This means that you can play one of your FLAC files at 96kHz, but not at 192kHz. To play a FLAC file at 192kHz, you will need a separate audio interface that effectively replaces the audio hardware in your computer and that supports playback at 192kHz. Regardless, a separate audio interface is a good idea. Many, although not all, do a better job than your computer of converting the audio file's digital data into analogue form so that you can listen to it on speakers or headphones.

Having answered your actual question, I am now going to comment on the unsolicited advice that people decided to give you.

When I set up a computer to record and play back audio, the most important component for me is the separate audio interface. The quality of the interface has a lot to do with the quality of my recordings and determines the potential quality when I play audio through speakers or headphones. It isn't necessary to spend crazy money on an interface, but it is important to understand that interface quality is basic to recording quality and to what you will hear through your speakers or headphones. The DAC is the beginning of the audio chain and limits/facilitates everything afterwards. The suggestion that it is the least important component is in my view incomprehensible.

On a limited budget, I would spend money on headphones, preferably open back ones, before I would spend money on speakers. The speakers that you mention in your first post cost €162. They are probably of OK quality, but for that money you can purchase headphones that are probably better. If you are interested in headphones, I would suggest that you check out a company called Massdrop. It is very popular in the headphone community because it is able to offer, through subscription, high quality headphones at very reasonable prices. Massdrop's headphones are not knockoffs. Its headphones are made in partnership with Sennheiser and other leading headphone manufacturers. There is also a specialised forum called head-fi.org that features discussion about headphones, DACS and headphone amplifiers. This is a useful resource, although it can become a rabbit hole if you aren't careful.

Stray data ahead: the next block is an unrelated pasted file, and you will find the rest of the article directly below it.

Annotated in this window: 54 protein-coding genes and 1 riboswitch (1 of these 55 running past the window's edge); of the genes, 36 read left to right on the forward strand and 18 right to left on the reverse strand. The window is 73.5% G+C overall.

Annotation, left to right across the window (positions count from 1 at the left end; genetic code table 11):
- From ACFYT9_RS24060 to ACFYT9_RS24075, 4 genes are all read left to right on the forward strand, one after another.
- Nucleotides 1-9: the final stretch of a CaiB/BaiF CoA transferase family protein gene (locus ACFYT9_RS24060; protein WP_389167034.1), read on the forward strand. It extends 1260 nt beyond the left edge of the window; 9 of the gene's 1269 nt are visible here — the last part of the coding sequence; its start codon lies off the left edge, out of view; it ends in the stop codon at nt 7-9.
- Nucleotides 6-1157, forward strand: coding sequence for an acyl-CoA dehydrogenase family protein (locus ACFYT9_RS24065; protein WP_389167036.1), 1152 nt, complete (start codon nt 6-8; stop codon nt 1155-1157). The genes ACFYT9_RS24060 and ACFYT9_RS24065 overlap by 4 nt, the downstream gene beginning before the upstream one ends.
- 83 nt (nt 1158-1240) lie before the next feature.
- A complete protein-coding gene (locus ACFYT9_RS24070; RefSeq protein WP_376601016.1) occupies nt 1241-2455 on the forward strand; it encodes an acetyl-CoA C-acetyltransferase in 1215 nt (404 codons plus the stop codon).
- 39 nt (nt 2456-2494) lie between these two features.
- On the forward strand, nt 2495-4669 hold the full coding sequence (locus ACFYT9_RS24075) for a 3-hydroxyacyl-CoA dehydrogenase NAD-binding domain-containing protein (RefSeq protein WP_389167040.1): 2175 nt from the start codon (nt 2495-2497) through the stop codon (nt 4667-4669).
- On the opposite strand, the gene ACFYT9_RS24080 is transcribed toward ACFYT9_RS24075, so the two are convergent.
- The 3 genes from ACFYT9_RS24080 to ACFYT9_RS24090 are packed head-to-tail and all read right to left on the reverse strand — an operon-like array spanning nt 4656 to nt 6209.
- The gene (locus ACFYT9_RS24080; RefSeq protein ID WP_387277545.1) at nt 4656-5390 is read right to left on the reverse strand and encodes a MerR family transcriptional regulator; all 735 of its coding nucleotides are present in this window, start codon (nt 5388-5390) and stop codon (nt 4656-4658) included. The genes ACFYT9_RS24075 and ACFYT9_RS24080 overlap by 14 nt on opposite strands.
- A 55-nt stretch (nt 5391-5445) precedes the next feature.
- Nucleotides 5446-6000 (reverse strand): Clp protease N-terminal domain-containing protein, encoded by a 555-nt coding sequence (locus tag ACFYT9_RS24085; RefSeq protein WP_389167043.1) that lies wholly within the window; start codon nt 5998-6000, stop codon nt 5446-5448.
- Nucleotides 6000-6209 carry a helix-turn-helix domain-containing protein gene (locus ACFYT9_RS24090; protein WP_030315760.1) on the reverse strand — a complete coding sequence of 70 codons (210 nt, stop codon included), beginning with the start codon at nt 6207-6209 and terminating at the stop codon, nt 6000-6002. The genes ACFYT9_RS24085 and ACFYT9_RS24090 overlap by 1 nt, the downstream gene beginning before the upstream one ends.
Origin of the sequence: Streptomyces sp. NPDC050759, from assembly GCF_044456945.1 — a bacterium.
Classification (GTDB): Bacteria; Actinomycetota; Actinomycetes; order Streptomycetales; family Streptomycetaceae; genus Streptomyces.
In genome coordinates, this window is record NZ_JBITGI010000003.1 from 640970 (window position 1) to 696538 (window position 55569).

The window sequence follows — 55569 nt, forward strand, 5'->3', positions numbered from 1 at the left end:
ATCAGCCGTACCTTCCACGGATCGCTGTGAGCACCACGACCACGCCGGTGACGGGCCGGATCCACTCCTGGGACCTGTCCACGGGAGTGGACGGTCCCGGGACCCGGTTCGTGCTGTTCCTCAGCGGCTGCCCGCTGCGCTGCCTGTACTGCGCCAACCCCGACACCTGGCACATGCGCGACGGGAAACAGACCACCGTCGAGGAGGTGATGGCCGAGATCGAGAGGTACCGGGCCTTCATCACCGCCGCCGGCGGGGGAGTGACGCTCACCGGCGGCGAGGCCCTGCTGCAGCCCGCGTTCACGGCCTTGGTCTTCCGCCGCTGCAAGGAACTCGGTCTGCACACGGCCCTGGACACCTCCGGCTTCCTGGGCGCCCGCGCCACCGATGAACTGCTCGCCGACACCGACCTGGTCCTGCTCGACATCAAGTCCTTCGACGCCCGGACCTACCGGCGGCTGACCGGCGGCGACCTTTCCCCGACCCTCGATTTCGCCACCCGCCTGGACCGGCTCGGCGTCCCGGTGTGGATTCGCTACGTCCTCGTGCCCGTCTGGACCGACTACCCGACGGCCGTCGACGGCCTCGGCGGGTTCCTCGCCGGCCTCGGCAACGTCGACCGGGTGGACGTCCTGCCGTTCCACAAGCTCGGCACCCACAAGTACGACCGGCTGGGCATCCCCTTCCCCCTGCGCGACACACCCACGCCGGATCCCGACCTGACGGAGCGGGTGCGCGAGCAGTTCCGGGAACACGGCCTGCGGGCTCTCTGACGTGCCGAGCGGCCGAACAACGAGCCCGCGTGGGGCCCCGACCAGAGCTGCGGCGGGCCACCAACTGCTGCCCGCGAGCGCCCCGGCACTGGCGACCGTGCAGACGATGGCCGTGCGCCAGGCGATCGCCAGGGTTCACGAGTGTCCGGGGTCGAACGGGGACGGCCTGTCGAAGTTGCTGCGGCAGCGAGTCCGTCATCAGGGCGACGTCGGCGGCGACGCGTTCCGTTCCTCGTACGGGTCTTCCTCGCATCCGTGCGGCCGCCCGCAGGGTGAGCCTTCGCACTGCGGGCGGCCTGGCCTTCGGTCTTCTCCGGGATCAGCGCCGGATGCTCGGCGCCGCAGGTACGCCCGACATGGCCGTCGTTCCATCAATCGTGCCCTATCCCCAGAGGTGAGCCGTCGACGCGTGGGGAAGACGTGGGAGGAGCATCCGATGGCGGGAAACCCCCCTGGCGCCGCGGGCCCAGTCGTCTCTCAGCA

The people who have responded to your post so far present their opinion on high definition audio as fact. I am not going to get into a debate with them, but I want to make clear something that not one of them had the intellectual honesty to acknowledge. There are people, including people who know quite a lot about audio, who think that high definition audio can make a difference to one's audio listening experience. There is a rather large market for high definition audio, and it is not my place, nor theirs, to dismiss all of these people as idiots; and certainly not in this forum.

On that, I want to refer to a thread that I just read on the most highly regarded forum for users of Logic Pro X. The thread was started by someone who wanted to listen to his work on a Mac, using the computer's sound hardware, at 96kHz via headphones. At the time, there was apparently an issue about the ability of his model of Mac to play music through headphones at 96kHz. Not one of the replies, including a reply by the author of the most highly regarded book on Logic, lectured him on listening to music at 96kHz, or on what he could or couldn't hear.